It is within the eschatologies of Judaism, Christianity, and Islam — beliefs that blend and siphon off each other, and sometimes setting each other at odds with one another — that the location of Israel and Palestine will play a major role in the end of the world. You do not need prophets to tell you this sort of thing, of course. The location is the point of identification of three major religions and has been, for centuries, the point of contention for all three. Anything that happens there will lead to a domino effect around the world, as Jews, Christians and Muslims begin to define themselves first and foremost as Jews, Christians and Muslims instead of anything else that they are. And they will fight — not by order of their religion (though some of it exists) — but simply because they see that ‘you, outsider, have hurt someone of my own’.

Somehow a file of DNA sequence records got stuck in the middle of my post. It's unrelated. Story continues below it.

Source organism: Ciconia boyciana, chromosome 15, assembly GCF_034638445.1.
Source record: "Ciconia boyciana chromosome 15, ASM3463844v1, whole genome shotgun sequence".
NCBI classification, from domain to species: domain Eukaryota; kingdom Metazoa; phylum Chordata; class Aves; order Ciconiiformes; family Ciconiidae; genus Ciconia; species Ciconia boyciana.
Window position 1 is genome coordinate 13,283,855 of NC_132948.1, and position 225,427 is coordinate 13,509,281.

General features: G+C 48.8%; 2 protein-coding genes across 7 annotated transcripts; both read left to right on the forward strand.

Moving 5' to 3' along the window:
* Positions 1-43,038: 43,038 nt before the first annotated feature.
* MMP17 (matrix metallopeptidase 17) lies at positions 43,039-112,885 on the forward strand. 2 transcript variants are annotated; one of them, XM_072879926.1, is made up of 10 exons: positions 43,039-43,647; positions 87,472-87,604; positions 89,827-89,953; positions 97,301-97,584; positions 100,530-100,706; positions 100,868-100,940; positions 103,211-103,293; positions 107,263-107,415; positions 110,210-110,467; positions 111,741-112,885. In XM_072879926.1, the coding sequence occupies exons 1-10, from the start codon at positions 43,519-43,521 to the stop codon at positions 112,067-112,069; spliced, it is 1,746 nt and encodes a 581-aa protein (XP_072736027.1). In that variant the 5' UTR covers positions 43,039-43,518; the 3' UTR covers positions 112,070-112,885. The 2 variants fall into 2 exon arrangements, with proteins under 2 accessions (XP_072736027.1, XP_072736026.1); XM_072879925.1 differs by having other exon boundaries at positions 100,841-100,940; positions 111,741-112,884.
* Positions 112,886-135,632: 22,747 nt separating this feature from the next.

Kata Karcy is part of an experiment to write consistently in two separate blogs -- one as a public diary, and one as a public soapbox -- for two months. By the end of the two months, if things go well, I will purchase my own webspace and set up my own personal hub, of which the two blogs will be part of. To visit the public diary, check out Life in Progress.


February 2009